Abstract: ABSTRACTThis article contributes to ongoing discourse that highlights oppressive institutional attitudes and approaches toward archiving materials that document the lived experiences of historically marginalized and minoritized people and communities. Through analyzing focus groups and interviews with members of minoritized communities about community archives, this article outlines four key tensions that exist around representation: holding conflicting desires of how to honor older generations; navigating methods of respecting privacy and cultural values; acknowledging the importance of preserving community history versus individual histories; and developing strategies for protecting the community. Together, these tensions illustrate the nuances of representation in archives: how members of minoritized communities navigate complex, often conflicting, affects within archival materials and how they protect themselves and future generations through visibility and invisibility. The authors introduce the concept of representational subversion, which they define as the ways in which historically minoritized communities balance and respect both their representation and erasure in society and archives, working through the tensions of honor, cultural nuance, individual value, and community protection. Representational subversion emerges among minoritized people/communities when they use their agency to protect themselves and the communities in which they find a sense of belonging. In explicating four tensions that mark representational subversion, the authors acknowledge a minoritized community's rights to be forgotten/forget (alongside their right to be remembered), to self-preservation, and to self-determination, and demonstrate the reach and perpetual threat of white supremacy in archives.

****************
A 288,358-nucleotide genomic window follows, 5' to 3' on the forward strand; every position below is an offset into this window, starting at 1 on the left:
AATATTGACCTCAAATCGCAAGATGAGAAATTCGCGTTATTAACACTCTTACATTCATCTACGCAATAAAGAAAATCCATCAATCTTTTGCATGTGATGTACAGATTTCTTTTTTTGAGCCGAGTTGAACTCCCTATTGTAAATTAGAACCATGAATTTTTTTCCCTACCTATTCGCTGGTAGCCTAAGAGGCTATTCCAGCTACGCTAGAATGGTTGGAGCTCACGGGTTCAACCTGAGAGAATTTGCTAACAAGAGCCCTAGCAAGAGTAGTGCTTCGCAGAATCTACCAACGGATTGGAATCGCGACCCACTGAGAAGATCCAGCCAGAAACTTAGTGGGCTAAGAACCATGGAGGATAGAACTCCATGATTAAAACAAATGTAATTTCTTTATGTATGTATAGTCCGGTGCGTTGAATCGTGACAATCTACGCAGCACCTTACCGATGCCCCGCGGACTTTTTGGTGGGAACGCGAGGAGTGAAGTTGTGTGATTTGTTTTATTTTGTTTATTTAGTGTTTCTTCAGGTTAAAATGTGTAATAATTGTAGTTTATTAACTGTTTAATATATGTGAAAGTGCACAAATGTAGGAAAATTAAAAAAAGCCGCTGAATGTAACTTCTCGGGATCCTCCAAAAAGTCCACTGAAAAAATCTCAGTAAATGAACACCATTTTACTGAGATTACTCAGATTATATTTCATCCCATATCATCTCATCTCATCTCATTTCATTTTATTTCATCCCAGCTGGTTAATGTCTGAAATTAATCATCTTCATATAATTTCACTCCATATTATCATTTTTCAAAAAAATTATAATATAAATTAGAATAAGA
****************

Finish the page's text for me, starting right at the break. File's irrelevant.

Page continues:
PubDate: Fri, 01 Jul 2022 00:00:00 GMT
      DOI: 10.17723/2327-9702-85.1.60
      Issue No: Vol. 85, No. 1 (2022)
       
  • Understanding the Unseen: Invisible Disabilities in the Workplace

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      Pages: 88 - 103
      Abstract: ABSTRACTApproximately 61 million (or 1 in 4) adults in the United States have a disability. Despite this prevalence, many people cannot name a coworker who is disabled, possibly due to the number of people who have invisible disabilities. This lack of understanding of both causes and prevalence can cause both the disabled and their supervisors or managers to be unaware of how to address a disabled person's needs. In this article, the authors shed light on how to improve the professional environment for disabled archivists, staff, and patrons. People without disabilities or those with unrealized disabilities can all benefit when universal design is considered. The best way to achieve inclusivity is to encourage all employees to model the behavior you want to see in others and to normalize disabilities and accommodations. In an environment where accommodations for everyone are normalized, many of the micro- or macro-aggressions may be eliminated from the workplace, as it can help remove the stigma surrounding disability. Everyone wants to work in a supportive environment where they feel respected.
      PubDate: Fri, 01 Jul 2022 00:00:00 GMT
      DOI: 10.17723/2327-9702-85.1.88
      Issue No: Vol. 85, No. 1 (2022)
       
  • Toward a Conceptual Framework for Technical Debt in Archives

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      Pages: 104 - 125